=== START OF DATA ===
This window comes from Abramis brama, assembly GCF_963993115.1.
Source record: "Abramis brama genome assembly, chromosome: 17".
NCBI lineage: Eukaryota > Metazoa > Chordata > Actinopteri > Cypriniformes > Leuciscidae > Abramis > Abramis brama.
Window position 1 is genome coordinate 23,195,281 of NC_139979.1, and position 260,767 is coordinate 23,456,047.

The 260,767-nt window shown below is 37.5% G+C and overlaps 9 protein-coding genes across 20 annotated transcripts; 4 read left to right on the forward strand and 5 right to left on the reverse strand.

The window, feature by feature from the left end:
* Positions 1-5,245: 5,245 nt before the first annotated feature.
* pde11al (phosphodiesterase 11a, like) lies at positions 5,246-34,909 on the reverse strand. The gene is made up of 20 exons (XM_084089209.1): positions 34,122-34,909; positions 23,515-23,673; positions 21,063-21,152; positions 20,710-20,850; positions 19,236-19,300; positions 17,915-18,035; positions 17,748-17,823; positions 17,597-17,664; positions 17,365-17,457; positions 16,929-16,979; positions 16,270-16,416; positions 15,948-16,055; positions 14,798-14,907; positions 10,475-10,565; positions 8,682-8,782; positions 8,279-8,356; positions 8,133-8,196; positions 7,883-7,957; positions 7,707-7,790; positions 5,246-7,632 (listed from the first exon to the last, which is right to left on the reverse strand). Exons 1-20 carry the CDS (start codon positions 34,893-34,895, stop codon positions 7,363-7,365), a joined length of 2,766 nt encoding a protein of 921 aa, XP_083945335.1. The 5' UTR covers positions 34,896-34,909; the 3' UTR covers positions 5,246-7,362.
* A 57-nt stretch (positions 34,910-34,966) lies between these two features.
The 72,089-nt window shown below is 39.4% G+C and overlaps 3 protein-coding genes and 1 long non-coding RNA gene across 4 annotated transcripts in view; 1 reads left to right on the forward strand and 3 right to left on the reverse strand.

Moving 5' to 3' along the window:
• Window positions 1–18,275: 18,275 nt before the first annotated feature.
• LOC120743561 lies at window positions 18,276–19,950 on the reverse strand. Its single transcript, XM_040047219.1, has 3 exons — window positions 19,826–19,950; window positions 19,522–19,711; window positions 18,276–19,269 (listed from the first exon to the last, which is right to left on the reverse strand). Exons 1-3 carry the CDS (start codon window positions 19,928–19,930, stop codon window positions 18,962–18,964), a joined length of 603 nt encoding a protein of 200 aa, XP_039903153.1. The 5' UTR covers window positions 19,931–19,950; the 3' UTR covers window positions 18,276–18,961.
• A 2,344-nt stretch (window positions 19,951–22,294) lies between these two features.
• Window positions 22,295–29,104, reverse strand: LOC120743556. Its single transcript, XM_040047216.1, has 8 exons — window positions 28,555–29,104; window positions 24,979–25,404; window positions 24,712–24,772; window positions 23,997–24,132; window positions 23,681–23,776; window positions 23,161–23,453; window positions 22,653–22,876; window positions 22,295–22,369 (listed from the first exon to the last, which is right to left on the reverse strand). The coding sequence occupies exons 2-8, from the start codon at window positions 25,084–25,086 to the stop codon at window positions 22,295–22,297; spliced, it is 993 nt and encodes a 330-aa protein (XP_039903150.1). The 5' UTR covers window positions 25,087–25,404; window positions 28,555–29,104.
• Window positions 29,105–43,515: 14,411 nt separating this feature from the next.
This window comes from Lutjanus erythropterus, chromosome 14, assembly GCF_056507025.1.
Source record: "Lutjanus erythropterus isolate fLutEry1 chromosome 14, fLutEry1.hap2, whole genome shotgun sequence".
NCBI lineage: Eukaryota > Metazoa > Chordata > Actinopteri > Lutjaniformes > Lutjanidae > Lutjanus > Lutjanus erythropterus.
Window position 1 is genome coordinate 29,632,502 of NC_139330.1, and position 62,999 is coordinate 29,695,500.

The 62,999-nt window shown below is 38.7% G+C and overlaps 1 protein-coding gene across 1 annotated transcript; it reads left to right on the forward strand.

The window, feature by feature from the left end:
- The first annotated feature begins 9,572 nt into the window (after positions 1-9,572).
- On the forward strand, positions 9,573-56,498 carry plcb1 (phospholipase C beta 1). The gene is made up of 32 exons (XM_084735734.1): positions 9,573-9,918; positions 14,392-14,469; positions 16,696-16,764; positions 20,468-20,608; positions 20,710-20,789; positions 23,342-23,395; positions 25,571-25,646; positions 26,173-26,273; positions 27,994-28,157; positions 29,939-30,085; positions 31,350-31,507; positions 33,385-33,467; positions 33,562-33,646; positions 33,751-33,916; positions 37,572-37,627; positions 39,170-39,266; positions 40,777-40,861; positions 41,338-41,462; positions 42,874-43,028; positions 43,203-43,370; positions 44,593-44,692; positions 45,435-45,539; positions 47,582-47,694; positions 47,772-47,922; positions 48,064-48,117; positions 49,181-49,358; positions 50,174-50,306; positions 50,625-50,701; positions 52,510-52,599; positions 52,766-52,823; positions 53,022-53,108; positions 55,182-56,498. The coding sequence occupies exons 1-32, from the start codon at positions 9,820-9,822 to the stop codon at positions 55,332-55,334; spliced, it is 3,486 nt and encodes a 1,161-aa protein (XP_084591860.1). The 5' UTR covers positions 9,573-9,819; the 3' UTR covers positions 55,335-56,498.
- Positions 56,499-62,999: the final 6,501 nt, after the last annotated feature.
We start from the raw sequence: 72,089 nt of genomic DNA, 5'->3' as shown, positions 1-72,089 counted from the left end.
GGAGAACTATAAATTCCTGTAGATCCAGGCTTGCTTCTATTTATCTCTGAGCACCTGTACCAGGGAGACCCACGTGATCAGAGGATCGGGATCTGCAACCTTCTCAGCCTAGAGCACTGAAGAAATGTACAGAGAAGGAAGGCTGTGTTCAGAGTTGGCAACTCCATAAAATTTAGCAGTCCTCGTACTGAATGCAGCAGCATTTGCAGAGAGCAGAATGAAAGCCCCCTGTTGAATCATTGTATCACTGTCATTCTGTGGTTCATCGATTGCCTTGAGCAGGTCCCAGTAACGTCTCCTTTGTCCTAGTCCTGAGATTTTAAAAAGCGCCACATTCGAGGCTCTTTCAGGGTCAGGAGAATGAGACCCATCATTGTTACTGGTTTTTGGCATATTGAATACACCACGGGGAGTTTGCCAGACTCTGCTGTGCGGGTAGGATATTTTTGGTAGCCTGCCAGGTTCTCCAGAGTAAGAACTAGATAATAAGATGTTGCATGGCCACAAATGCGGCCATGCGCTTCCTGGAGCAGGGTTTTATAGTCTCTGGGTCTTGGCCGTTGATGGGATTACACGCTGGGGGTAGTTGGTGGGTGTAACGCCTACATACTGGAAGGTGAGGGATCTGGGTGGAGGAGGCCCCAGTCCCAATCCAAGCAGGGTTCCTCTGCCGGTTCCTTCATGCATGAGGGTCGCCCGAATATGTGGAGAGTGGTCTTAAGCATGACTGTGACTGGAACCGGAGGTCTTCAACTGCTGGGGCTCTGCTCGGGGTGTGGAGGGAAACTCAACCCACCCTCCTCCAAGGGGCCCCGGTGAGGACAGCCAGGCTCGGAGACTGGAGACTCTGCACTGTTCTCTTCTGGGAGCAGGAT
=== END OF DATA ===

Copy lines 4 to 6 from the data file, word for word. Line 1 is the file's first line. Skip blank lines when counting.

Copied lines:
Window position 1 is genome coordinate 23,195,281 of NC_139979.1, and position 260,767 is coordinate 23,456,047.

The 260,767-nt window shown below is 37.5% G+C and overlaps 9 protein-coding genes across 20 annotated transcripts; 4 read left to right on the forward strand and 5 right to left on the reverse strand.

The window, feature by feature from the left end: